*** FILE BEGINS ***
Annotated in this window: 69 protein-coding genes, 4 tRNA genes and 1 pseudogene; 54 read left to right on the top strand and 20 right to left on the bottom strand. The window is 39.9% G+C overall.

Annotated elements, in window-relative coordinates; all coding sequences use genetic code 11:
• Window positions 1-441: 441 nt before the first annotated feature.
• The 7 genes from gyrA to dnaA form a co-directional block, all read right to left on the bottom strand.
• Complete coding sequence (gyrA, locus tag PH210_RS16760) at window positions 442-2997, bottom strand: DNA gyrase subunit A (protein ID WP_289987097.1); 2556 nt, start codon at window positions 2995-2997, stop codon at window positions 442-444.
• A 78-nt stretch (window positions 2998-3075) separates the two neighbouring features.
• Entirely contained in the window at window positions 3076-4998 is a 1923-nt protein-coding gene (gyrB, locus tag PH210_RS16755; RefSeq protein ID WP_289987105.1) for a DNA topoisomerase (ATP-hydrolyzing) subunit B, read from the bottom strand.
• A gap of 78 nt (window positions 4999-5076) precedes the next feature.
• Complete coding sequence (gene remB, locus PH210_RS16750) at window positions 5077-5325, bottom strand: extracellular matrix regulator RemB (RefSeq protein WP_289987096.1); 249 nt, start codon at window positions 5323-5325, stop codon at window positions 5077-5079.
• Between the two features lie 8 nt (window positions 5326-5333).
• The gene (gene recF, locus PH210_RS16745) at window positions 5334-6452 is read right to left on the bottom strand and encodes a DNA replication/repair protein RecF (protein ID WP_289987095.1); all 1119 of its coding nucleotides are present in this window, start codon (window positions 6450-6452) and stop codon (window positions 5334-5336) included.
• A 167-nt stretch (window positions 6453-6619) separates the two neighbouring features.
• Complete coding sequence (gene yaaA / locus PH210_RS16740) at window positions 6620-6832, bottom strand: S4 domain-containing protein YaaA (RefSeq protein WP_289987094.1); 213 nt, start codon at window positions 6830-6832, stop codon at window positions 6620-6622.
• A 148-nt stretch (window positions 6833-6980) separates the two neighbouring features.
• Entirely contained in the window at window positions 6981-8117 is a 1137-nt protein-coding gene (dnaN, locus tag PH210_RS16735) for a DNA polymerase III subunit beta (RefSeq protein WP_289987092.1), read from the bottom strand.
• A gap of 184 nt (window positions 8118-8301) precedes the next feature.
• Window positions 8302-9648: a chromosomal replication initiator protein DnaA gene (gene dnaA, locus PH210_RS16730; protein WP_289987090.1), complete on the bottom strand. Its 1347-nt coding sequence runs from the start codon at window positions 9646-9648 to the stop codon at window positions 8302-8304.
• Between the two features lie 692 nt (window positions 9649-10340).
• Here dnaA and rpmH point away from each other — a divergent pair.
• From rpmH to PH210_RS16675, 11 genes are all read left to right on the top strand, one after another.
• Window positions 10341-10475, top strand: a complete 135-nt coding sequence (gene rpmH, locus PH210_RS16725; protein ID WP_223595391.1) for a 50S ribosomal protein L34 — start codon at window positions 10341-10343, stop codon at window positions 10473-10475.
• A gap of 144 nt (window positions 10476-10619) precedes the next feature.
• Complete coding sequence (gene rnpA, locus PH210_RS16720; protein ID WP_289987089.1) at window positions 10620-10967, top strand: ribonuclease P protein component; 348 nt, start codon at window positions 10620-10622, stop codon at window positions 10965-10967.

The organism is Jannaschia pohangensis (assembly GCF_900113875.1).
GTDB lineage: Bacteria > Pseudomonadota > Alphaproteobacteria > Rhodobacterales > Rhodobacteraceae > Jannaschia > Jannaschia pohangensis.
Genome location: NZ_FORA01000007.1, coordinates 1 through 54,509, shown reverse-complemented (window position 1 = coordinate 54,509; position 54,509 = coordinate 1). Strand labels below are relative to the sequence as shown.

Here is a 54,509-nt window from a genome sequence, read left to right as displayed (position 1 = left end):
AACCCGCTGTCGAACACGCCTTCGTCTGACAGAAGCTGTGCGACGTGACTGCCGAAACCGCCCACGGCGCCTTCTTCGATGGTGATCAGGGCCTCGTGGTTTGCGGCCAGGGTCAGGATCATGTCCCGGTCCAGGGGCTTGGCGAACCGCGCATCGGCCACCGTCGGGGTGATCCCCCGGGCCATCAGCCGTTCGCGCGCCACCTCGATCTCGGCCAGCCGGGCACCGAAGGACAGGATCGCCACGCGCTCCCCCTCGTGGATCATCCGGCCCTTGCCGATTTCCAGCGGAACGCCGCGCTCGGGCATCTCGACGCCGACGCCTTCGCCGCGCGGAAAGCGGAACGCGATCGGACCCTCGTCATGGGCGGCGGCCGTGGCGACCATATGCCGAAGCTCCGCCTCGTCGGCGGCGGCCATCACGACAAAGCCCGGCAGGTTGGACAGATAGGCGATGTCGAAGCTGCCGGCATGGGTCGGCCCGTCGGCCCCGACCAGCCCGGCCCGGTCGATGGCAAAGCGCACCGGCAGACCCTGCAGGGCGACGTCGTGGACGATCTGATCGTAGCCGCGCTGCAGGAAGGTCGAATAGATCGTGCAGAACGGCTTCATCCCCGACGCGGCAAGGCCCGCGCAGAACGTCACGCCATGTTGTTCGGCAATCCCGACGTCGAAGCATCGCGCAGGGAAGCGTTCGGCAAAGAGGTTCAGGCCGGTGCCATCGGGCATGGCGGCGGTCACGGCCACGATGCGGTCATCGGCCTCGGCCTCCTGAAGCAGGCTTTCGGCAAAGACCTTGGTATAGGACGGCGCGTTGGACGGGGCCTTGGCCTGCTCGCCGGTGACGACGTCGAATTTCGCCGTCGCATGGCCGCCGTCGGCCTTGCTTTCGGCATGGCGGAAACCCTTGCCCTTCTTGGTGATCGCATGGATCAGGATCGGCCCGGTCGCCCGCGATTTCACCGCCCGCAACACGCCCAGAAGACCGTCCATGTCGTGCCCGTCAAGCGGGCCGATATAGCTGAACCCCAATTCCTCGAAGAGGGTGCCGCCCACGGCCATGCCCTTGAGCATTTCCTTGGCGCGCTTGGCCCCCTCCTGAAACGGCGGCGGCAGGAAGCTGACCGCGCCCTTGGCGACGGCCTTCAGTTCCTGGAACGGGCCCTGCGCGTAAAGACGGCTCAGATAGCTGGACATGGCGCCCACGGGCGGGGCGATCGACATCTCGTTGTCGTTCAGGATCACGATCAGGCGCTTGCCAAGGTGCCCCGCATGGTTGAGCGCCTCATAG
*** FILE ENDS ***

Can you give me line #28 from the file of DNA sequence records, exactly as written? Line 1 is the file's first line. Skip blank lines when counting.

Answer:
AACCCGCTGTCGAACACGCCTTCGTCTGACAGAAGCTGTGCGACGTGACTGCCGAAACCGCCCACGGCGCCTTCTTCGATGGTGATCAGGGCCTCGTGGTTTGCGGCCAGGGTCAGGATCATGTCCCGGTCCAGGGGCTTGGCGAACCGCGCATCGGCCACCGTCGGGGTGATCCCCCGGGCCATCAGCCGTTCGCGCGCCACCTCGATCTCGGCCAGCCGGGCACCGAAGGACAGGATCGCCACGCGCTCCCCCTCGTGGATCATCCGGCCCTTGCCGATTTCCAGCGGAACGCCGCGCTCGGGCATCTCGACGCCGACGCCTTCGCCGCGCGGAAAGCGGAACGCGATCGGACCCTCGTCATGGGCGGCGGCCGTGGCGACCATATGCCGAAGCTCCGCCTCGTCGGCGGCGGCCATCACGACAAAGCCCGGCAGGTTGGACAGATAGGCGATGTCGAAGCTGCCGGCATGGGTCGGCCCGTCGGCCCCGACCAGCCCGGCCCGGTCGATGGCAAAGCGCACCGGCAGACCCTGCAGGGCGACGTCGTGGACGATCTGATCGTAGCCGCGCTGCAGGAAGGTCGAATAGATCGTGCAGAACGGCTTCATCCCCGACGCGGCAAGGCCCGCGCAGAACGTCACGCCATGTTGTTCGGCAATCCCGACGTCGAAGCATCGCGCAGGGAAGCGTTCGGCAAAGAGGTTCAGGCCGGTGCCATCGGGCATGGCGGCGGTCACGGCCACGATGCGGTCATCGGCCTCGGCCTCCTGAAGCAGGCTTTCGGCAAAGACCTTGGTATAGGACGGCGCGTTGGACGGGGCCTTGGCCTGCTCGCCGGTGACGACGTCGAATTTCGCCGTCGCATGGCCGCCGTCGGCCTTGCTTTCGGCATGGCGGAAACCCTTGCCCTTCTTGGTGATCGCATGGATCAGGATCGGCCCGGTCGCCCGCGATTTCACCGCCCGCAACACGCCCAGAAGACCGTCCATGTCGTGCCCGTCAAGCGGGCCGATATAGCTGAACCCCAATTCCTCGAAGAGGGTGCCGCCCACGGCCATGCCCTTGAGCATTTCCTTGGCGCGCTTGGCCCCCTCCTGAAACGGCGGCGGCAGGAAGCTGACCGCGCCCTTGGCGACGGCCTTCAGTTCCTGGAACGGGCCCTGCGCGTAAAGACGGCTCAGATAGCTGGACATGGCGCCCACGGGCGGGGCGATCGACATCTCGTTGTCGTTCAGGATCACGATCAGGCGCTTGCCAAGGTGCCCCGCATGGTTGAGCGCCTCATAG